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Which: Matlab, Mathematica, Mathcad

Discussion in 'CAD' started by Jim Thompson, Jun 8, 2005.

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  1. Jim Thompson

    Jim Thompson Guest

    Clients are starting to shovel data at me in
    Matlab/Mathematica/Mathcad formats.

    Can some regular users guide me in choosing which to purchase?

    Thanks!

    ...Jim Thompson
     
  2. Chuck Harris

    Chuck Harris Guest

    That's an easy one, Octave. It's free, it runs under Linux and 'doze,
    and does a nice jobe of emulating Matlab. There are some slight differences,
    but no show stoppers. The author is trying to eliminate as many of those
    differences as possible.

    Google Octave Windows download

    You'll find a source.

    -Chuck Harris
     
  3. Jim Thompson wrote...
    It'll have to be the same format that's being shoveled at you.
     
  4. Guest

    1) Matlab

    Excels at matrix-based numerical computation. Will crunch through
    large data sets easily. Lots of specialized toolboxes (cost extra
    unfortunately) for things like signal processing, financial operations,
    neural networks, etc. They've integrated Maple's symbolic computation
    abilities as a separate toolbox so you can (kinda) do symbolic
    integration, etc. as well as numerical computation, but the latter is
    really where it excels. Matlab has several clones (Scilab, Octave being
    the ones that come to mind first...both are Open Source) but IMHO
    Matlab is superior enough to actually be worth purchasing.

    2) Mathematica

    Excels at symbolic computation. Steep learning curve. Others can
    fill in more details.

    3) MathCad

    Dreck.

    Does symbolic computation like Mathematica, but not nearly as well
    nor as extensively. Does numeric computation like Matlab, but not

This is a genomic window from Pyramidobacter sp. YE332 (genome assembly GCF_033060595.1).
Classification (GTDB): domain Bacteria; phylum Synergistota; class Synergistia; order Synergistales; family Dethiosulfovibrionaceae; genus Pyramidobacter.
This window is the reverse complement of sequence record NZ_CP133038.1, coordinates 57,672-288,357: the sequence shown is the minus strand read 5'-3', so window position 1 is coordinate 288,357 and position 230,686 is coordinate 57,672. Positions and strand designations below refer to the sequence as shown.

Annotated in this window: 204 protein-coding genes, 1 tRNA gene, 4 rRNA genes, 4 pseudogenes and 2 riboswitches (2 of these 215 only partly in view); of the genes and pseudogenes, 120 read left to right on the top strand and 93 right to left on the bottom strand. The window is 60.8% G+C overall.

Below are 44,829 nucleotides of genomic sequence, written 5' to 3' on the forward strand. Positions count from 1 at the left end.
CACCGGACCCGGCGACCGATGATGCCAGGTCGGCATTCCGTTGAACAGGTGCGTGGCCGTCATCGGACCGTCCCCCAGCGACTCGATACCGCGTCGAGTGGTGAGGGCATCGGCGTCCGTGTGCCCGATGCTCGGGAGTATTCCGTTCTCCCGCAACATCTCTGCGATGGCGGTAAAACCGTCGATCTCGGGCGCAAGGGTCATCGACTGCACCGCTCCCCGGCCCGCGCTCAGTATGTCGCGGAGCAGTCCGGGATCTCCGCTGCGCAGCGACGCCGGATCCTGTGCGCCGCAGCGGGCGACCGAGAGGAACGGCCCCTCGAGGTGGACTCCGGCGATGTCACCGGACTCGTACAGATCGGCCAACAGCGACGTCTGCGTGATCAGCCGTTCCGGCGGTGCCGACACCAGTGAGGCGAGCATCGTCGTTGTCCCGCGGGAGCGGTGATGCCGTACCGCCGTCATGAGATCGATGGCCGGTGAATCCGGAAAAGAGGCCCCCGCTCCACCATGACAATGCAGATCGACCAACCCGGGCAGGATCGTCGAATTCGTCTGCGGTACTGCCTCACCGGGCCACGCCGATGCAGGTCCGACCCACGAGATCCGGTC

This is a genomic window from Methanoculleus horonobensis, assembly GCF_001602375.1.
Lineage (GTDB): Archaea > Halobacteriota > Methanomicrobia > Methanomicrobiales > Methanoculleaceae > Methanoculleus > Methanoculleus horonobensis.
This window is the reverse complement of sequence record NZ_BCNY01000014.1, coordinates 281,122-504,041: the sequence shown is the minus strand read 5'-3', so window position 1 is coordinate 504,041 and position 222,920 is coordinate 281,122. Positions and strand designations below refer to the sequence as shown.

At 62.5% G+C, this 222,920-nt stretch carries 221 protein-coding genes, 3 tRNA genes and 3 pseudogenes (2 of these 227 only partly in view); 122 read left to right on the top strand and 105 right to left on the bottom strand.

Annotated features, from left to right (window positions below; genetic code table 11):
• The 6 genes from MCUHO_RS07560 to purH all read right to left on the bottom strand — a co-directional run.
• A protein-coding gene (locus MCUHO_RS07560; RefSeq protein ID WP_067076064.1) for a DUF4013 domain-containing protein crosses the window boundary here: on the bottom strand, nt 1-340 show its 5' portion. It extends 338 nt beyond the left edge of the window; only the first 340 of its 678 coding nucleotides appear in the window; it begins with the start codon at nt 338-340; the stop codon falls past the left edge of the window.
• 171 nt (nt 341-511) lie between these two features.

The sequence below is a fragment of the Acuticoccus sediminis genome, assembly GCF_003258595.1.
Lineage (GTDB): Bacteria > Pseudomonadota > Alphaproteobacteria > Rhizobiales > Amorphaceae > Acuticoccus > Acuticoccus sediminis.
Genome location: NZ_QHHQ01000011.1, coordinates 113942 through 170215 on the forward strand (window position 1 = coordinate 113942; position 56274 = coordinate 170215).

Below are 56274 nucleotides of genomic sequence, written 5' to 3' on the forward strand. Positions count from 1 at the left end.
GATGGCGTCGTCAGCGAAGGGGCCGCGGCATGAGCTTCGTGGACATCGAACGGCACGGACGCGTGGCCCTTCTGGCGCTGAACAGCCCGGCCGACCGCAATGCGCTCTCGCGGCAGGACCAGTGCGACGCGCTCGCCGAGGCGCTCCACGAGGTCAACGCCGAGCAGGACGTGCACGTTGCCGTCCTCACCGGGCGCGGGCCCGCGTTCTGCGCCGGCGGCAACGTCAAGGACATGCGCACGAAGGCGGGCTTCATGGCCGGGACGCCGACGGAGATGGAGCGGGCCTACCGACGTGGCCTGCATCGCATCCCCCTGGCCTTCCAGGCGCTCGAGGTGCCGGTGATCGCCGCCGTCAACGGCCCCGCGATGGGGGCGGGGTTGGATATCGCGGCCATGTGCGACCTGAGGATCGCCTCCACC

nearly as well (just try importing a 50000-element vector from a text
    file...I dare you) nor as extensively.

    Mostly, it's a toy meant for educational use (which it is suitable
    for...mostly, though it tends to make students lazy such that they will
    fire up MathCad to solve a linear equation in 1 unknown...pathetic).

    The user interface will drive you nuts.
     
  5. Tim Wescott

    Tim Wescott Guest

    When was the last time you used MathCad? I've never used Mathematica,
    but I've been using MathCad for years, for computations far more serious
    than solving 1st-order linear equations, and it works pretty well for me.
     
  6. Tim Wescott

    Tim Wescott Guest

    MathCad and MatLab use two markedly different formats, once you go
    beyond comma-delimited files to store arrays they are totally
    incompatible. I haven't used Mathematica so I can't comment on it.

    Chuck's suggestion was spot-on: I started using Octave when I started
    the business, with the intention of buying Matlab when I had to.

    I'm still waiting.
     
  7. artie

    artie Guest

    As others have mentioned, Mathematica does have a steep learning curve,
    but excels at symbolic mathematics. It's also extensible into pretty
    much any realm you want.

    There are also free Mathematica notebook readers available from